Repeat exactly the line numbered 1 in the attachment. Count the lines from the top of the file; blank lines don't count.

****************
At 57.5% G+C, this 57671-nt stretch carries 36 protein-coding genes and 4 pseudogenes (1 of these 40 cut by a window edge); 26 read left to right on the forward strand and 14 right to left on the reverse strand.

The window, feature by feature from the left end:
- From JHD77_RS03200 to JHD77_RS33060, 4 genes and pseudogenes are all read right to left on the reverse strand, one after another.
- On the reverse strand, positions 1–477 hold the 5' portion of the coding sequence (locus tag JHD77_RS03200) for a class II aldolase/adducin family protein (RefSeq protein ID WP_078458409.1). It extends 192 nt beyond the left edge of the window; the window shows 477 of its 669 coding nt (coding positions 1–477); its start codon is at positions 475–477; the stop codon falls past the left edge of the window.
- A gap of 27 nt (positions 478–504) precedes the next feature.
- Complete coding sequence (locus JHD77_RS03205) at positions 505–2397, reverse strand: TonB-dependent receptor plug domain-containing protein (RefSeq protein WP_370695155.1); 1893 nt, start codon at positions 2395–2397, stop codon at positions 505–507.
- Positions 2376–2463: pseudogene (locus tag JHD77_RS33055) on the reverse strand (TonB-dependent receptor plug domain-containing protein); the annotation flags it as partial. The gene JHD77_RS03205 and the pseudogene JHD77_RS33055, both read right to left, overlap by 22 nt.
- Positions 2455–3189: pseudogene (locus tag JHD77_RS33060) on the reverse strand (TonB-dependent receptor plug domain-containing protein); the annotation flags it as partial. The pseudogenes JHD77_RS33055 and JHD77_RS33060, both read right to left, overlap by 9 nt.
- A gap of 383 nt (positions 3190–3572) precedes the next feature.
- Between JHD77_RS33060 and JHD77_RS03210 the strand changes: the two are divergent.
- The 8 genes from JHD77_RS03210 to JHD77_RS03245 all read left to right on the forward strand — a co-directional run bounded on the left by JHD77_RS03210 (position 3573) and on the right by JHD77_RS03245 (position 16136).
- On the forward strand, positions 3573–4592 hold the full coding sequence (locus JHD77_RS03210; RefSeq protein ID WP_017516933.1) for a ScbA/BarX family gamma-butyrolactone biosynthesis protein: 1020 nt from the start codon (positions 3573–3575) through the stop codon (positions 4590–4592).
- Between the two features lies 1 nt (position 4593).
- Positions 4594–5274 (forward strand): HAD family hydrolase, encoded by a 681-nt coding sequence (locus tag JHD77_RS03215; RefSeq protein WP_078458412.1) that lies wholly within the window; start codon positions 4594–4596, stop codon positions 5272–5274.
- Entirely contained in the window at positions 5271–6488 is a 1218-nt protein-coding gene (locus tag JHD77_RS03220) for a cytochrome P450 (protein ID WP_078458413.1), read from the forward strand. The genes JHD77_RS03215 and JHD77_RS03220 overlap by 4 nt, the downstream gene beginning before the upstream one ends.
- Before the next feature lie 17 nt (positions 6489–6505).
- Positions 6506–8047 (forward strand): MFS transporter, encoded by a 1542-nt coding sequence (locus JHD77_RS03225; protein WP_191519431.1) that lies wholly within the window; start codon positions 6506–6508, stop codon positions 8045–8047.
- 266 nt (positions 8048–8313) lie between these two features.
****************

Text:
At 57.5% G+C, this 57671-nt stretch carries 36 protein-coding genes and 4 pseudogenes (1 of these 40 cut by a window edge); 26 read left to right on the forward strand and 14 right to left on the reverse strand.